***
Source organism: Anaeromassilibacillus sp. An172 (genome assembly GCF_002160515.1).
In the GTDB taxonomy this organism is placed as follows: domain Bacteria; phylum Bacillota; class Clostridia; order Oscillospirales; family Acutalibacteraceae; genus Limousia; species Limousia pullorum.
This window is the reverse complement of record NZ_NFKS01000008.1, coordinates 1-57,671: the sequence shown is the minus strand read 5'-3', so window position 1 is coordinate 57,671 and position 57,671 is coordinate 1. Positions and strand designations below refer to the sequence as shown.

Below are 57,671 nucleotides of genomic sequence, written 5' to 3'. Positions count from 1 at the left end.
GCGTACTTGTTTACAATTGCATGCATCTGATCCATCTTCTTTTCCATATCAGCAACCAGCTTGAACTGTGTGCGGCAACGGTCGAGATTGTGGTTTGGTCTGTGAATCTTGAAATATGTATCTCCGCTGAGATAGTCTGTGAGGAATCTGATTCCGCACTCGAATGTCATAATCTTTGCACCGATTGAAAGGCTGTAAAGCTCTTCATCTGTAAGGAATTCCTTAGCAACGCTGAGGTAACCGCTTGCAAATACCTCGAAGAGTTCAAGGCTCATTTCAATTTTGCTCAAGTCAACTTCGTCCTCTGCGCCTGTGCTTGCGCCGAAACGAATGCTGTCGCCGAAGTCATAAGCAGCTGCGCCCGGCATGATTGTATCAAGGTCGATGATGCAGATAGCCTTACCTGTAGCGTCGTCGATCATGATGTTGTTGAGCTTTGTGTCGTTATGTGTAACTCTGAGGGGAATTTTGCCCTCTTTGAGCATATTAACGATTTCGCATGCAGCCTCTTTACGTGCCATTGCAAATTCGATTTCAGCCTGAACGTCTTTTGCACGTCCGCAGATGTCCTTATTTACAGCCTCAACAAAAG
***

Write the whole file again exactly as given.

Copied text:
Source organism: Anaeromassilibacillus sp. An172 (genome assembly GCF_002160515.1).
In the GTDB taxonomy this organism is placed as follows: domain Bacteria; phylum Bacillota; class Clostridia; order Oscillospirales; family Acutalibacteraceae; genus Limousia; species Limousia pullorum.
This window is the reverse complement of record NZ_NFKS01000008.1, coordinates 1-57,671: the sequence shown is the minus strand read 5'-3', so window position 1 is coordinate 57,671 and position 57,671 is coordinate 1. Positions and strand designations below refer to the sequence as shown.

Below are 57,671 nucleotides of genomic sequence, written 5' to 3'. Positions count from 1 at the left end.
GCGTACTTGTTTACAATTGCATGCATCTGATCCATCTTCTTTTCCATATCAGCAACCAGCTTGAACTGTGTGCGGCAACGGTCGAGATTGTGGTTTGGTCTGTGAATCTTGAAATATGTATCTCCGCTGAGATAGTCTGTGAGGAATCTGATTCCGCACTCGAATGTCATAATCTTTGCACCGATTGAAAGGCTGTAAAGCTCTTCATCTGTAAGGAATTCCTTAGCAACGCTGAGGTAACCGCTTGCAAATACCTCGAAGAGTTCAAGGCTCATTTCAATTTTGCTCAAGTCAACTTCGTCCTCTGCGCCTGTGCTTGCGCCGAAACGAATGCTGTCGCCGAAGTCATAAGCAGCTGCGCCCGGCATGATTGTATCAAGGTCGATGATGCAGATAGCCTTACCTGTAGCGTCGTCGATCATGATGTTGTTGAGCTTTGTGTCGTTATGTGTAACTCTGAGGGGAATTTTGCCCTCTTTGAGCATATTAACGATTTCGCATGCAGCCTCTTTACGTGCCATTGCAAATTCGATTTCAGCCTGAACGTCTTTTGCACGTCCGCAGATGTCCTTATTTACAGCCTCAACAAAAG